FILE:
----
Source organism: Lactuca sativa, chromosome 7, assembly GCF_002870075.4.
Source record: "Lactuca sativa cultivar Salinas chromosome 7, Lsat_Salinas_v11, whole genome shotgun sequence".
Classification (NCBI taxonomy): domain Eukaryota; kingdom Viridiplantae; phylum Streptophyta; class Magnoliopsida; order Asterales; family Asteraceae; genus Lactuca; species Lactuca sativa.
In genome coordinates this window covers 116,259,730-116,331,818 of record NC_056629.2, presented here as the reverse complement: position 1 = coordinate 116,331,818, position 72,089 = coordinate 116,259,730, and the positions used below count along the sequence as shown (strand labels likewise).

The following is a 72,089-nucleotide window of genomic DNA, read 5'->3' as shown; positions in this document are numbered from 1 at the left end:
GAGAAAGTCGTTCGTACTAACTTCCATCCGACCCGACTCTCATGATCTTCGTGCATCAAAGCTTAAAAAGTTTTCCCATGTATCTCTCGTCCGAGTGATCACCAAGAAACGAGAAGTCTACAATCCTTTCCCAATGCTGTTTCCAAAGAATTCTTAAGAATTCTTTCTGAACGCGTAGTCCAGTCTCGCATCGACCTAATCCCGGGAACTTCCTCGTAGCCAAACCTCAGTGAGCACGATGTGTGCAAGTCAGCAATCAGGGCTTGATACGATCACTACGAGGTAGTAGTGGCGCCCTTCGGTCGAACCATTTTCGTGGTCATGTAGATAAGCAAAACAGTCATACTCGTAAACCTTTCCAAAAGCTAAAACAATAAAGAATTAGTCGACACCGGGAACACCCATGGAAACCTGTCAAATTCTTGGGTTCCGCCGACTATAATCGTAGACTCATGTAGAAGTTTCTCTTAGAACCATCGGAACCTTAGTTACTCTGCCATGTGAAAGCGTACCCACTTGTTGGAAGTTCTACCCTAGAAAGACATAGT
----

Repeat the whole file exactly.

Source organism: Lactuca sativa, chromosome 7, assembly GCF_002870075.4.
Source record: "Lactuca sativa cultivar Salinas chromosome 7, Lsat_Salinas_v11, whole genome shotgun sequence".
Classification (NCBI taxonomy): domain Eukaryota; kingdom Viridiplantae; phylum Streptophyta; class Magnoliopsida; order Asterales; family Asteraceae; genus Lactuca; species Lactuca sativa.
In genome coordinates this window covers 116,259,730-116,331,818 of record NC_056629.2, presented here as the reverse complement: position 1 = coordinate 116,331,818, position 72,089 = coordinate 116,259,730, and the positions used below count along the sequence as shown (strand labels likewise).

The following is a 72,089-nucleotide window of genomic DNA, read 5'->3' as shown; positions in this document are numbered from 1 at the left end:
GAGAAAGTCGTTCGTACTAACTTCCATCCGACCCGACTCTCATGATCTTCGTGCATCAAAGCTTAAAAAGTTTTCCCATGTATCTCTCGTCCGAGTGATCACCAAGAAACGAGAAGTCTACAATCCTTTCCCAATGCTGTTTCCAAAGAATTCTTAAGAATTCTTTCTGAACGCGTAGTCCAGTCTCGCATCGACCTAATCCCGGGAACTTCCTCGTAGCCAAACCTCAGTGAGCACGATGTGTGCAAGTCAGCAATCAGGGCTTGATACGATCACTACGAGGTAGTAGTGGCGCCCTTCGGTCGAACCATTTTCGTGGTCATGTAGATAAGCAAAACAGTCATACTCGTAAACCTTTCCAAAAGCTAAAACAATAAAGAATTAGTCGACACCGGGAACACCCATGGAAACCTGTCAAATTCTTGGGTTCCGCCGACTATAATCGTAGACTCATGTAGAAGTTTCTCTTAGAACCATCGGAACCTTAGTTACTCTGCCATGTGAAAGCGTACCCACTTGTTGGAAGTTCTACCCTAGAAAGACATAGT